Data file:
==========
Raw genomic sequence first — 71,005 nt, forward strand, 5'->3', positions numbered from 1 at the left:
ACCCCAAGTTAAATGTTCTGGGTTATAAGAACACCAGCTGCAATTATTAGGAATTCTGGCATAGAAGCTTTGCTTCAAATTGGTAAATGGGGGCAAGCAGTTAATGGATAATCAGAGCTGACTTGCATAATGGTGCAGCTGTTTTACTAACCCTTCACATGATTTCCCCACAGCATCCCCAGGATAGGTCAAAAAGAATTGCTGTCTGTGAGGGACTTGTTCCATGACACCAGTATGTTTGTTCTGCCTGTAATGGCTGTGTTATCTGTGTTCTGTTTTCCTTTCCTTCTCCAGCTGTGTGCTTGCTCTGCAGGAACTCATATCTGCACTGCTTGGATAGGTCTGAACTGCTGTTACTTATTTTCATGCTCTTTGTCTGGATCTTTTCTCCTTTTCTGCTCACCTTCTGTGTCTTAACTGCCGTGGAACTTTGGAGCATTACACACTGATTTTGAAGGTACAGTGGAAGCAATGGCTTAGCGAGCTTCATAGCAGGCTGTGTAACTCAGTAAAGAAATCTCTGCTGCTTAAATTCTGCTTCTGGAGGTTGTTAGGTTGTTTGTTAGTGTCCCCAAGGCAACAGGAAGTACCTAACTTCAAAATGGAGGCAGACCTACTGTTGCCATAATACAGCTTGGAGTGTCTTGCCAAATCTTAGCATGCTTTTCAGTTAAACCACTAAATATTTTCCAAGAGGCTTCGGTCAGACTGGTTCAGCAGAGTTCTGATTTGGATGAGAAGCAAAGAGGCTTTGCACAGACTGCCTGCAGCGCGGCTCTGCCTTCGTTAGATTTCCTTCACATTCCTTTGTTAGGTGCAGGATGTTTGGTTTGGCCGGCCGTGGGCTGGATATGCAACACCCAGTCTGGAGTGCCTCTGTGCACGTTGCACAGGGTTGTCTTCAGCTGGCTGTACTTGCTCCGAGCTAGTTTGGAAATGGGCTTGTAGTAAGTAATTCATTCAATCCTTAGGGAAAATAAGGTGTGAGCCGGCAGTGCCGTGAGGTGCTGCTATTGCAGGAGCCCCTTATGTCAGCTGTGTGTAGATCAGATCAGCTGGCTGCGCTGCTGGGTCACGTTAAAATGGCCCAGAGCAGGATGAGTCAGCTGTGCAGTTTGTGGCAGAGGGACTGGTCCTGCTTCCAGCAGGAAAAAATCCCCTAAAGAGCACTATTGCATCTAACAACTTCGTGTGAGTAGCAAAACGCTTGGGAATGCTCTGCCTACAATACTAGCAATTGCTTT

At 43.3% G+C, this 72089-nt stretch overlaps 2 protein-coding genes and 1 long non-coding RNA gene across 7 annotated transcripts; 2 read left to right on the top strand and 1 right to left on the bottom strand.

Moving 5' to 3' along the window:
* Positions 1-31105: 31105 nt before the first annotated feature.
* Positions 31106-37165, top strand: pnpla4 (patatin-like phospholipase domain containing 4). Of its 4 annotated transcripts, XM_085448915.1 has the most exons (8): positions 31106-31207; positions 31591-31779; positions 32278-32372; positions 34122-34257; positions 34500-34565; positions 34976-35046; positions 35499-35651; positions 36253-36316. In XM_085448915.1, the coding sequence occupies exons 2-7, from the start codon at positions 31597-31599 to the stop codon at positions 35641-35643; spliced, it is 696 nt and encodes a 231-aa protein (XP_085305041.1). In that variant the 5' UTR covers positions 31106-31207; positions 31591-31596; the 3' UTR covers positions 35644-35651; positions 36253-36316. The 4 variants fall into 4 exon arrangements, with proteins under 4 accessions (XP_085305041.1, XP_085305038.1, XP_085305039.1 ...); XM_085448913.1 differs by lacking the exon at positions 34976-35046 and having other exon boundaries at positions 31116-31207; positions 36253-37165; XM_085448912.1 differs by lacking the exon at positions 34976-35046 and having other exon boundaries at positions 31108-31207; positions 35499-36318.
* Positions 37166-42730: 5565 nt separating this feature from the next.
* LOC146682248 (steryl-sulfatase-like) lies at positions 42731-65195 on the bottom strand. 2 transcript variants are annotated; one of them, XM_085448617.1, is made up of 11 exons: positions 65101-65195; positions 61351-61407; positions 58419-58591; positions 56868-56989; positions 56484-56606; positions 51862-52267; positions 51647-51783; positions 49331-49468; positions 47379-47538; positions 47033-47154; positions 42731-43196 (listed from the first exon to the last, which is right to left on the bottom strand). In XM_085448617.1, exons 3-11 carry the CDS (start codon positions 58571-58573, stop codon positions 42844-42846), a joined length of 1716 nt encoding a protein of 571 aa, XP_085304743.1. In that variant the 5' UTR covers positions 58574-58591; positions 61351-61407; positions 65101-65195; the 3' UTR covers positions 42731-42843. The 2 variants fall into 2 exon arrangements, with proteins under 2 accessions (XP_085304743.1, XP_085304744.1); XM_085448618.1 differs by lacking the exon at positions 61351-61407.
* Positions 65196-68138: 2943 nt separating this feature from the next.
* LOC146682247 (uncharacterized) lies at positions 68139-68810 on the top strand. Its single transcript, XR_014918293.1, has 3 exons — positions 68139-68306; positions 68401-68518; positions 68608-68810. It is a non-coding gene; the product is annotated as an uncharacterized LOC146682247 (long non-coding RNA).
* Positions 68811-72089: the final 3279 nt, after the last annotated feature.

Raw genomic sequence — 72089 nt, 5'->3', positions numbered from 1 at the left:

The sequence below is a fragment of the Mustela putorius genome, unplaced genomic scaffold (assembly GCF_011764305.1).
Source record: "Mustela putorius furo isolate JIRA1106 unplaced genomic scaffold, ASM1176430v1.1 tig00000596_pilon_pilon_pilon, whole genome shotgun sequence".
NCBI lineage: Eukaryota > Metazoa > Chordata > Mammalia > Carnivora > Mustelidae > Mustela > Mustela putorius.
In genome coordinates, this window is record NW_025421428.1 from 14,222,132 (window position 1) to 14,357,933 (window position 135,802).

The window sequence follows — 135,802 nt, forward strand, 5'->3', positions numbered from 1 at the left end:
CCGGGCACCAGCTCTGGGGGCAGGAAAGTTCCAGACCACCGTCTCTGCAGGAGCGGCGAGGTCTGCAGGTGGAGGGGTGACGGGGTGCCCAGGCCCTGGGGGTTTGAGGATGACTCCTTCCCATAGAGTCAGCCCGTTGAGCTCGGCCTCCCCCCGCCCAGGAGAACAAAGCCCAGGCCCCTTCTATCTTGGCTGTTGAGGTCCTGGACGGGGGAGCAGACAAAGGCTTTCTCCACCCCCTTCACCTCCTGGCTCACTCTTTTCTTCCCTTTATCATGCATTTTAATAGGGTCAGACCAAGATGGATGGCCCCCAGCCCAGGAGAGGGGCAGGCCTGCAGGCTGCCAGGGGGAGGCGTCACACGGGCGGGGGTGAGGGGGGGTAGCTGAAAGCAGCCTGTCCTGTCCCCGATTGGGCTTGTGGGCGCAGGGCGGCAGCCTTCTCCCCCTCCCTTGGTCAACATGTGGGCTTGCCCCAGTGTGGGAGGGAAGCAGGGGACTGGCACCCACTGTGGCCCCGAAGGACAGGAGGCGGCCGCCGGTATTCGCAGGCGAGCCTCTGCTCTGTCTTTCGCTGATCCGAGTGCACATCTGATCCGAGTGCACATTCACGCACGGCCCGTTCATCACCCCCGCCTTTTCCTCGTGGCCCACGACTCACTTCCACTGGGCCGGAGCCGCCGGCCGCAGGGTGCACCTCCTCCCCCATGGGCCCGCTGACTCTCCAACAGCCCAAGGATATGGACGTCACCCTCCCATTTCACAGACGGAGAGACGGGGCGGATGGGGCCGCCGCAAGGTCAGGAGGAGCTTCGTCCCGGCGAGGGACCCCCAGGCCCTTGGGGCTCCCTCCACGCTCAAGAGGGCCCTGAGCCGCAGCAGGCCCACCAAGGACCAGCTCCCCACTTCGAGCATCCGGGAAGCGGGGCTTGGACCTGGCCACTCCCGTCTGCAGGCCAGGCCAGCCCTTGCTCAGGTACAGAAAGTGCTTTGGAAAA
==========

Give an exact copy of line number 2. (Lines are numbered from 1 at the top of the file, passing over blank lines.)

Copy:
ACCCCAAGTTAAATGTTCTGGGTTATAAGAACACCAGCTGCAATTATTAGGAATTCTGGCATAGAAGCTTTGCTTCAAATTGGTAAATGGGGGCAAGCAGTTAATGGATAATCAGAGCTGACTTGCATAATGGTGCAGCTGTTTTACTAACCCTTCACATGATTTCCCCACAGCATCCCCAGGATAGGTCAAAAAGAATTGCTGTCTGTGAGGGACTTGTTCCATGACACCAGTATGTTTGTTCTGCCTGTAATGGCTGTGTTATCTGTGTTCTGTTTTCCTTTCCTTCTCCAGCTGTGTGCTTGCTCTGCAGGAACTCATATCTGCACTGCTTGGATAGGTCTGAACTGCTGTTACTTATTTTCATGCTCTTTGTCTGGATCTTTTCTCCTTTTCTGCTCACCTTCTGTGTCTTAACTGCCGTGGAACTTTGGAGCATTACACACTGATTTTGAAGGTACAGTGGAAGCAATGGCTTAGCGAGCTTCATAGCAGGCTGTGTAACTCAGTAAAGAAATCTCTGCTGCTTAAATTCTGCTTCTGGAGGTTGTTAGGTTGTTTGTTAGTGTCCCCAAGGCAACAGGAAGTACCTAACTTCAAAATGGAGGCAGACCTACTGTTGCCATAATACAGCTTGGAGTGTCTTGCCAAATCTTAGCATGCTTTTCAGTTAAACCACTAAATATTTTCCAAGAGGCTTCGGTCAGACTGGTTCAGCAGAGTTCTGATTTGGATGAGAAGCAAAGAGGCTTTGCACAGACTGCCTGCAGCGCGGCTCTGCCTTCGTTAGATTTCCTTCACATTCCTTTGTTAGGTGCAGGATGTTTGGTTTGGCCGGCCGTGGGCTGGATATGCAACACCCAGTCTGGAGTGCCTCTGTGCACGTTGCACAGGGTTGTCTTCAGCTGGCTGTACTTGCTCCGAGCTAGTTTGGAAATGGGCTTGTAGTAAGTAATTCATTCAATCCTTAGGGAAAATAAGGTGTGAGCCGGCAGTGCCGTGAGGTGCTGCTATTGCAGGAGCCCCTTATGTCAGCTGTGTGTAGATCAGATCAGCTGGCTGCGCTGCTGGGTCACGTTAAAATGGCCCAGAGCAGGATGAGTCAGCTGTGCAGTTTGTGGCAGAGGGACTGGTCCTGCTTCCAGCAGGAAAAAATCCCCTAAAGAGCACTATTGCATCTAACAACTTCGTGTGAGTAGCAAAACGCTTGGGAATGCTCTGCCTACAATACTAGCAATTGCTTT